Social Security Is Running Out of Money

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Entitlements: Social Security's chief actuary reports that the social safety net will run a deficit for 2010, nine years earlier than predicted. Put down that big gavel, Madam Speaker, we're about to hit the iceberg.

No sooner had House Speaker Nancy Pelosi, carrying the gavel used when Medicare was enacted, taken a victory lap around the Capitol Building after passage of the health care bill than did the chief actuary of the Social Security Administration report that his part of the social safety net had a big hole in it and would run a deficit for all of 2010.

Stephen C. Goss said that payments rose "unexpectedly" during the economic downturn as jobs disappeared and people feeling no hope and seeing little change opted to apply for benefits sooner than planned. Revenues also shrank due to fewer paychecks to tax.

Failure of the stimulus to keep unemployment under 8%, as the administration promised, has taken its toll on the entitlement. According to Goss, the administration expected a quicker, stronger recovery from the financial crisis. Officials foresaw an average unemployment rate of 8.2% in 2009 and 8.8% this year, though unemployment is hovering near 10%.

The 2010 shortfall is expected to be $29 billion, but it's still early. It could get bigger as the economy collapses under the weight of increased debt and deficits spurred on by the new taxes and economic disincentives of newly passed ObamaCare. Then, looming ahead, is the angel of economic death known as cap-and-trade.

Peter Orszag, now director of the Office of Management and Budget, predicted as director of the Congressional Budget Office in August 2008 that no one need worry about Social Security. We were told: "CBO projects that outlays will first exceed revenues in 2019 and that the Social Security trust funds will be exhausted in 2049." SSA's report last year put the first deficit year around 2017. Oops.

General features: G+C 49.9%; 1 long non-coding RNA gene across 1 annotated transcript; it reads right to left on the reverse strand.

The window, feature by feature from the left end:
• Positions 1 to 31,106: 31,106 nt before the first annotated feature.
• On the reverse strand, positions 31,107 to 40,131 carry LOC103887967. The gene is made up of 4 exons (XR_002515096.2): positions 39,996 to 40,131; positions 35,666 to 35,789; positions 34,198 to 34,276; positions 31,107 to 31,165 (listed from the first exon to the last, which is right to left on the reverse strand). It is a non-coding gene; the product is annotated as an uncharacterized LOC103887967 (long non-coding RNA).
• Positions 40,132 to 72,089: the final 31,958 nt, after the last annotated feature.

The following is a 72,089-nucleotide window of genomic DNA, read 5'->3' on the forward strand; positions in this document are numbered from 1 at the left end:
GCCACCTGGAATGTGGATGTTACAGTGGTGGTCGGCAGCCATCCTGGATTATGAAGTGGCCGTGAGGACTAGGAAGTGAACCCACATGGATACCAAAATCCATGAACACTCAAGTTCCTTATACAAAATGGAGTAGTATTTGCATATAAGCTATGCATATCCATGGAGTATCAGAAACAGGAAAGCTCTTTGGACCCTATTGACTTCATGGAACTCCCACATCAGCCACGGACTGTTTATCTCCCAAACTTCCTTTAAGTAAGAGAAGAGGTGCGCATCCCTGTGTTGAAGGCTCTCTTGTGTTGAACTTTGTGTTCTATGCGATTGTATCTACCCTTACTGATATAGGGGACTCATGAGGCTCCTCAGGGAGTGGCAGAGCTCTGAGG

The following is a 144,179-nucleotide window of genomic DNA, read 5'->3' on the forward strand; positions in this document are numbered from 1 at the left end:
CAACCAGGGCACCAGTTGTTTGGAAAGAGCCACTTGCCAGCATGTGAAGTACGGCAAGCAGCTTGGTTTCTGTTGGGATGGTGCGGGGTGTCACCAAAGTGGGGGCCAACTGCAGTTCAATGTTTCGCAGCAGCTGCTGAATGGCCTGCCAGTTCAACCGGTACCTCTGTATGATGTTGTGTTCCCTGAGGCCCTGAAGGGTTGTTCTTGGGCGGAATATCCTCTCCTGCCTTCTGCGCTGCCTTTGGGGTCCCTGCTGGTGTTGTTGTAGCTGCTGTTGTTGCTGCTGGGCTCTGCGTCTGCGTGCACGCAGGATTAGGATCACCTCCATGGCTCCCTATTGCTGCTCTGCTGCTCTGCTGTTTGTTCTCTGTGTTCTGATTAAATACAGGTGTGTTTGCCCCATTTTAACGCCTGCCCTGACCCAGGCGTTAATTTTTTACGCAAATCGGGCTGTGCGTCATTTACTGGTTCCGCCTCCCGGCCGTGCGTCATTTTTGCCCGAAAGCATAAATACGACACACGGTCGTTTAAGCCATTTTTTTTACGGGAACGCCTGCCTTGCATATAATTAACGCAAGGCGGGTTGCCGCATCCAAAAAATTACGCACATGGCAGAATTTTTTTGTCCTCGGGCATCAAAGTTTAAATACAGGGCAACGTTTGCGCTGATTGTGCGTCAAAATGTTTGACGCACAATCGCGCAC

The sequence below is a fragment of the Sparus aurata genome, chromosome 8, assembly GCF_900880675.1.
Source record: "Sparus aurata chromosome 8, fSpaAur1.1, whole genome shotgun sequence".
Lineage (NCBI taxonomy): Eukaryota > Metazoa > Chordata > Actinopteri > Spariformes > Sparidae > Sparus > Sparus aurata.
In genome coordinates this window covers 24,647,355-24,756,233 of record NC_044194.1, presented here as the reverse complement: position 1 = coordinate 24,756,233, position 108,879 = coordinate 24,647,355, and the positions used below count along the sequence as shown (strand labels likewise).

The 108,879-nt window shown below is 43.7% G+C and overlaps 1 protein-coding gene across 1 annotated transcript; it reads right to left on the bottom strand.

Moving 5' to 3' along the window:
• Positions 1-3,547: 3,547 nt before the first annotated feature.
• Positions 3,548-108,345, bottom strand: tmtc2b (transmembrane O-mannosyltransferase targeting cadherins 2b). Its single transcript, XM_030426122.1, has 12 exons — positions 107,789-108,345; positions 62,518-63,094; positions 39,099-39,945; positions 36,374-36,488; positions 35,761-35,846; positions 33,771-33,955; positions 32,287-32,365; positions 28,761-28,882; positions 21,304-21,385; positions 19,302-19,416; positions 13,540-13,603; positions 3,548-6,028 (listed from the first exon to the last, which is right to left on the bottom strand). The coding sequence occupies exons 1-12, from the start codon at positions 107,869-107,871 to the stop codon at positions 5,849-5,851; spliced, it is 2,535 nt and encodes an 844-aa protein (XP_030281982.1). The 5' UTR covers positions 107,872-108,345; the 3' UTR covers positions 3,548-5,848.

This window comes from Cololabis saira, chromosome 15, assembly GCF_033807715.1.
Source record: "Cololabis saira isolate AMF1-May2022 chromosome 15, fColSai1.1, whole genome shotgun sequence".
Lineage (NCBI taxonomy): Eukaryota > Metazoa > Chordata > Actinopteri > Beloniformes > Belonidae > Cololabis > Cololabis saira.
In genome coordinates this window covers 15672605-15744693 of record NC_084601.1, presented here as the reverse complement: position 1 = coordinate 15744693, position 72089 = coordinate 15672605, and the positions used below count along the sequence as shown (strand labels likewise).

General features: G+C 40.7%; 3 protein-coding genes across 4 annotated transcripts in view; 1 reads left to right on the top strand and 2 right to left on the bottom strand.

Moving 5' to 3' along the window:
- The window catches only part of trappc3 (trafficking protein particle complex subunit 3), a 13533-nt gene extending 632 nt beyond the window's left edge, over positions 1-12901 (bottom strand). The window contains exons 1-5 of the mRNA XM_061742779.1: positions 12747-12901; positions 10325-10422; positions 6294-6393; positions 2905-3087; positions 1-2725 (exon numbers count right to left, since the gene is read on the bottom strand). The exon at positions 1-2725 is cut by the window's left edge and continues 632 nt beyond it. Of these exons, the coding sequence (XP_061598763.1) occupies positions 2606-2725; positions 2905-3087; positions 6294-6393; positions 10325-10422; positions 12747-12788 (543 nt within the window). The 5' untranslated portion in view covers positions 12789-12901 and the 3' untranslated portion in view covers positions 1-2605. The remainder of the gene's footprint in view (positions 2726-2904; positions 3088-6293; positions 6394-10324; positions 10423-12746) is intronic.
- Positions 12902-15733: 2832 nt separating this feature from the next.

As baby boomers have started retiring and the economy has collapsed, that day of reckoning is here, nine years earlier than expected. That's why we were so suspicious of projections that health care reform would produce surpluses two decades hence. Such estimates of costs are always wrong and always low.

Private, insurance company-run annuity plans are legally required to pay you what was promised, when it was promised, and to maintain assets sufficient to redeem those promises. Social Security is not, and any insurance company CEO that ran a Ponzi scheme like Social Security would soon be incarcerated for fraud.

There is no trust fund, and there is no trust in a government that may soon have to redeem those IOUs it's been putting in a "lock box" while treating Social Security revenues as a slush fund for other wasteful government spending. There are no accounts with our names on them and our money, real money, in them.

We're using one credit card to pay the other, running up deficits and making new fraudulent promises we can't keep. We are borrowing so much from foreign countries like China that it may soon impact our foreign policy, if it hasn't already.

Instead of celebrating the passage of the mother of all entitlement programs, Speaker Pelosi et al. should start dealing with the imminent collapse of those we already have.

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